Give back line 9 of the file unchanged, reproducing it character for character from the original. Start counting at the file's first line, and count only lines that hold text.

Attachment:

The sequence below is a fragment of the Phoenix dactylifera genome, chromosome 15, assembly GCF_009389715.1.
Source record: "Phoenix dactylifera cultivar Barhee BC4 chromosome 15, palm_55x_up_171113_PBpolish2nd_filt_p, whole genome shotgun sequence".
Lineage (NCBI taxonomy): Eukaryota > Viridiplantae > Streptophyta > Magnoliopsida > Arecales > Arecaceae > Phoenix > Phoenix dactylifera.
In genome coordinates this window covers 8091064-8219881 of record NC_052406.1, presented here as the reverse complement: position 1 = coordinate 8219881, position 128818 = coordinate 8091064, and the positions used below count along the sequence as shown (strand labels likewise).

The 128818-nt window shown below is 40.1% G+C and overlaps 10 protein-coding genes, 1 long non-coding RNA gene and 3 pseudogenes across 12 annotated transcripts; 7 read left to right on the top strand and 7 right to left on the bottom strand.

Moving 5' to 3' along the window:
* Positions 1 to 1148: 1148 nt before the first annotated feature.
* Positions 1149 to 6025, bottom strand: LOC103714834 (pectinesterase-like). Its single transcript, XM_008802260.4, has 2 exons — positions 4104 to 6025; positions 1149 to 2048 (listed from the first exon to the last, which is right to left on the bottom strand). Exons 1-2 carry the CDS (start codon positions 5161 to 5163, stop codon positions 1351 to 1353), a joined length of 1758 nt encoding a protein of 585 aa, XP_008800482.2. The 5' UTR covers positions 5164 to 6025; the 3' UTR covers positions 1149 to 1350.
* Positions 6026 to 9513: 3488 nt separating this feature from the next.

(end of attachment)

* Positions 6026 to 9513: 3488 nt separating this feature from the next.